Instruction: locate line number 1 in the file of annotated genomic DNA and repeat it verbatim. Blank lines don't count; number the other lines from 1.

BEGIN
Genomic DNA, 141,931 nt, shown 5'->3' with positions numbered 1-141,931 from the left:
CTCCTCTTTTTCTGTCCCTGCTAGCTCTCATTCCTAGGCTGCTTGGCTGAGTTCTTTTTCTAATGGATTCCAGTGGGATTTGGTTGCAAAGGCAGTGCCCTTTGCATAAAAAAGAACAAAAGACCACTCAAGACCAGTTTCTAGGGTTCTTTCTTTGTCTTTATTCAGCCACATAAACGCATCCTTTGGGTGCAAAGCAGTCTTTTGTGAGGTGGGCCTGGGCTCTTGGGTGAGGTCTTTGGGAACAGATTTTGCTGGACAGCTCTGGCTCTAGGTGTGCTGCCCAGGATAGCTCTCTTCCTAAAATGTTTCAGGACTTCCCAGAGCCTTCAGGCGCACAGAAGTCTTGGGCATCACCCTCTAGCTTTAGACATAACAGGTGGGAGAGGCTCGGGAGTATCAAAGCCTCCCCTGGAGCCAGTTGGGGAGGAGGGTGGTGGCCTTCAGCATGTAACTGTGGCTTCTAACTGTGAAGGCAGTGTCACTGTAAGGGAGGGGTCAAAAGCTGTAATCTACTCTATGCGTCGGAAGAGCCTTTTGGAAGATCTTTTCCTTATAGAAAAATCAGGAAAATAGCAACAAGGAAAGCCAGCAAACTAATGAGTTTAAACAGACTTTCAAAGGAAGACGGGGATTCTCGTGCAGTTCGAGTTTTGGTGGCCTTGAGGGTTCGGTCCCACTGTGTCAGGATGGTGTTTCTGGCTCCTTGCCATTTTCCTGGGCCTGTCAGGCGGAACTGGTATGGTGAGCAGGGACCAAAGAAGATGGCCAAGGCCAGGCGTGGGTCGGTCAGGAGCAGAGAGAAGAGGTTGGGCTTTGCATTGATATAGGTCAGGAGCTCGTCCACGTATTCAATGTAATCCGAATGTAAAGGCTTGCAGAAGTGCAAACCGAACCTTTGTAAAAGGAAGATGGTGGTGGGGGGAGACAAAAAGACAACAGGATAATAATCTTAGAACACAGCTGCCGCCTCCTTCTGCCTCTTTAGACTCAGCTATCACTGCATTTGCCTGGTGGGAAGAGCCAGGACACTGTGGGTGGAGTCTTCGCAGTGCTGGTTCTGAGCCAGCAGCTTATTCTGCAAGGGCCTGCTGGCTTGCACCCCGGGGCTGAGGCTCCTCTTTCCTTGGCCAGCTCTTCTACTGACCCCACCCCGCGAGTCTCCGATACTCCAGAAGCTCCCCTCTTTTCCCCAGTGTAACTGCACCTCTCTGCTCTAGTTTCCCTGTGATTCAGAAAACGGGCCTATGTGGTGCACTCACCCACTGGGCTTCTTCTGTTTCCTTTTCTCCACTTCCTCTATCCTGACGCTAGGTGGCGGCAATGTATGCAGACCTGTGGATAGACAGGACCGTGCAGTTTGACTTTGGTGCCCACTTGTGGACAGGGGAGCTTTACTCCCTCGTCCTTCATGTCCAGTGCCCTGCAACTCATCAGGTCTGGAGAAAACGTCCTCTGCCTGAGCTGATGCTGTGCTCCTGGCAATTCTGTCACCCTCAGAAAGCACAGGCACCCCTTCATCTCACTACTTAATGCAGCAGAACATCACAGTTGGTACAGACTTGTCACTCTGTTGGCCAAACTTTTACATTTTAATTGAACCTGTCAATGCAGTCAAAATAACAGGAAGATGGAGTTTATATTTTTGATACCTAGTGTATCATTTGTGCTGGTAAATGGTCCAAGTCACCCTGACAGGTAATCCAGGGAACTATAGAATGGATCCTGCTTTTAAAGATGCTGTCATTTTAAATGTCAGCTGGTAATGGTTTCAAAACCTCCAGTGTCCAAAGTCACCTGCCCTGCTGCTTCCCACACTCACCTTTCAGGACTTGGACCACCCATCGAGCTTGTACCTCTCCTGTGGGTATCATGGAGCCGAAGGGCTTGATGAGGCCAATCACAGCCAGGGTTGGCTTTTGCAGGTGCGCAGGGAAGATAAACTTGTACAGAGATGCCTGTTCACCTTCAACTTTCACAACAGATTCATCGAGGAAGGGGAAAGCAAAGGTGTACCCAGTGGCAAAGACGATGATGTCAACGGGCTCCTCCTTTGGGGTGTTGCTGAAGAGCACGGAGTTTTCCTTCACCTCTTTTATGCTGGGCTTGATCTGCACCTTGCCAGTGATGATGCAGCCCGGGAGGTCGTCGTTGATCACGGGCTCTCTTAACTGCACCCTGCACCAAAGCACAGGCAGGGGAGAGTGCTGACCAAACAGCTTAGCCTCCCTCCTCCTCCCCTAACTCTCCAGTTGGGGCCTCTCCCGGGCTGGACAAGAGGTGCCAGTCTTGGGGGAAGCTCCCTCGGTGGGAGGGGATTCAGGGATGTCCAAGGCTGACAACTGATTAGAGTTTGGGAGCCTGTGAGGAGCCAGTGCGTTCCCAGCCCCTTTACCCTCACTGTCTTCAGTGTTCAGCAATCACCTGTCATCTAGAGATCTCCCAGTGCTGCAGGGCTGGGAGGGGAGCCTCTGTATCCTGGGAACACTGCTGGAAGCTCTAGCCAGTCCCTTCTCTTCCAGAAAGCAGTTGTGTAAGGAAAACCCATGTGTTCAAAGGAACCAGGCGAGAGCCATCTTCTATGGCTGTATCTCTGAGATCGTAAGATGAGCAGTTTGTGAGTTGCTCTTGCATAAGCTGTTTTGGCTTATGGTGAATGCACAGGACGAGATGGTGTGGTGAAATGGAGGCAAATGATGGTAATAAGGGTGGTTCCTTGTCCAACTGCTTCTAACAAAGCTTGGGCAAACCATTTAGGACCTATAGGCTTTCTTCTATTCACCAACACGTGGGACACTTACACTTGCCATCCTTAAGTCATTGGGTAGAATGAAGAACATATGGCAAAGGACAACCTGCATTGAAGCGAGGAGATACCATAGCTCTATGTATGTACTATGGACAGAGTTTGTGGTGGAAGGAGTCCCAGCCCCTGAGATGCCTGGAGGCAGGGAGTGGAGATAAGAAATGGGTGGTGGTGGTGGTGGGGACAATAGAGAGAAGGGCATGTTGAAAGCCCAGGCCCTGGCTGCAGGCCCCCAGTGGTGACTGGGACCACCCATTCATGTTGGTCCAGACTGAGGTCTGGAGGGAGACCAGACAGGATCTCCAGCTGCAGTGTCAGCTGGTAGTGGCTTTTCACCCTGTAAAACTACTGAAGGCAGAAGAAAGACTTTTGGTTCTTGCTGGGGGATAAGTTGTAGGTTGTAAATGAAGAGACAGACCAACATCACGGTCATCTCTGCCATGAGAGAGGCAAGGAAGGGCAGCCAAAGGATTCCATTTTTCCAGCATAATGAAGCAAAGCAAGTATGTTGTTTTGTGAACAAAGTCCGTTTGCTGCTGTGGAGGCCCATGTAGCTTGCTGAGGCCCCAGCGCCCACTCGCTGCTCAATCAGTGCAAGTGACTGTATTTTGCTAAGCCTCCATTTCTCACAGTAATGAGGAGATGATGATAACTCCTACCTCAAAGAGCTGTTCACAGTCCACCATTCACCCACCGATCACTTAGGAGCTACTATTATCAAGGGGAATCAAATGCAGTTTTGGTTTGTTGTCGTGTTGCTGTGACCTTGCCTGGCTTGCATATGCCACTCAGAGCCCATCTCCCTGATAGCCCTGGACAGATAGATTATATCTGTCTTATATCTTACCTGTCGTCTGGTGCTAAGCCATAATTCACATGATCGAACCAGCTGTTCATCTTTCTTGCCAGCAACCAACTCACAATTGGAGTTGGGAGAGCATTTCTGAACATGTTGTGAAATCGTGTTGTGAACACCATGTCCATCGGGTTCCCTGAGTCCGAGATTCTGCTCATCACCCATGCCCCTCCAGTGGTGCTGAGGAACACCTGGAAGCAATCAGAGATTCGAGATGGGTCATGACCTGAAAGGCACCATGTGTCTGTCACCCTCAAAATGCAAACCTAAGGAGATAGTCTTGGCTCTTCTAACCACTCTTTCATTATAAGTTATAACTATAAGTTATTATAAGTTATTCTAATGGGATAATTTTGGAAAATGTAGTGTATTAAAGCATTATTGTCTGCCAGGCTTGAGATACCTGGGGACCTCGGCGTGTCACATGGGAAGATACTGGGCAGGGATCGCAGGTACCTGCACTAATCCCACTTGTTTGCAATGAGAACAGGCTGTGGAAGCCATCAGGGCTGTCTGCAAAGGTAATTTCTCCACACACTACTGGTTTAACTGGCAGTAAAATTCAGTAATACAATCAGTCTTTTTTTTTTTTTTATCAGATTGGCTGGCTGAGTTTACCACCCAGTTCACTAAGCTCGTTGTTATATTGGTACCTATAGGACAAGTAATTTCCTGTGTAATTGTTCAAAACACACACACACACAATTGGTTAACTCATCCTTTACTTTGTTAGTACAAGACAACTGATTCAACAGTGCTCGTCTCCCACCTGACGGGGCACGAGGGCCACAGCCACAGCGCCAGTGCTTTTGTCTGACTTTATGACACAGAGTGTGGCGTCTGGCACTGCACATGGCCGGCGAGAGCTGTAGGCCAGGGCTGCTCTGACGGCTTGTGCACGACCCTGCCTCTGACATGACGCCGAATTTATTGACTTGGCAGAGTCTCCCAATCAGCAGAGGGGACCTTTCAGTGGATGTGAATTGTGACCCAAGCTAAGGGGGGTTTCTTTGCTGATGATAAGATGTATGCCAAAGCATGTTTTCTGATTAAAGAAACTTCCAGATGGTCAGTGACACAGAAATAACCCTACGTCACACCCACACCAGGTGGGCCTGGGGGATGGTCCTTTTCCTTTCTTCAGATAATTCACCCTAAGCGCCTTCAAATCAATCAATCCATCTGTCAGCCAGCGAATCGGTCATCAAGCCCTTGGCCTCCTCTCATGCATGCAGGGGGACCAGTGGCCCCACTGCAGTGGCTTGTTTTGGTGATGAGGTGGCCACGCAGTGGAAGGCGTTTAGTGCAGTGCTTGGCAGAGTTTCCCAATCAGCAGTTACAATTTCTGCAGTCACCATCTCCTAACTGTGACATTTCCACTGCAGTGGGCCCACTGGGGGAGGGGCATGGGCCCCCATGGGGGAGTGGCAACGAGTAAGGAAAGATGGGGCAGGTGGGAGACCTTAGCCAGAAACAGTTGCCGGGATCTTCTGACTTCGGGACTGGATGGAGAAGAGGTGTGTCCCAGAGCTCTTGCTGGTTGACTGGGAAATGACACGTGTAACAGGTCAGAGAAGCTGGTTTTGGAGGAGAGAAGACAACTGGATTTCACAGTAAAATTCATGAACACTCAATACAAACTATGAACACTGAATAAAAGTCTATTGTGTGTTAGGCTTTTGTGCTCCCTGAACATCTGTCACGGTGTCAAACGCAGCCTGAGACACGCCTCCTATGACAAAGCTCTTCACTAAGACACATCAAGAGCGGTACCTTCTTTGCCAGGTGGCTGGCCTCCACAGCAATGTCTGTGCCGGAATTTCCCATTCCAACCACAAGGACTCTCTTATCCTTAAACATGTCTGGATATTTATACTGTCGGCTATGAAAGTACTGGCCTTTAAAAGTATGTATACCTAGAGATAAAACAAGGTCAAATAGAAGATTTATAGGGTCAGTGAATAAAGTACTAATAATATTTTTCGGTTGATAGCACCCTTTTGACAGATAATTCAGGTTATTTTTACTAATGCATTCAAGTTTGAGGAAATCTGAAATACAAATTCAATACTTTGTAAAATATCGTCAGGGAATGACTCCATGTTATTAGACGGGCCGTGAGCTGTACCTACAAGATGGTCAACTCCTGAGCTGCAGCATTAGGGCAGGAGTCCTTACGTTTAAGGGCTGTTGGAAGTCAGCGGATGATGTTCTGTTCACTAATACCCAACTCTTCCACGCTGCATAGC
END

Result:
Genomic DNA, 141,931 nt, shown 5'->3' with positions numbered 1-141,931 from the left: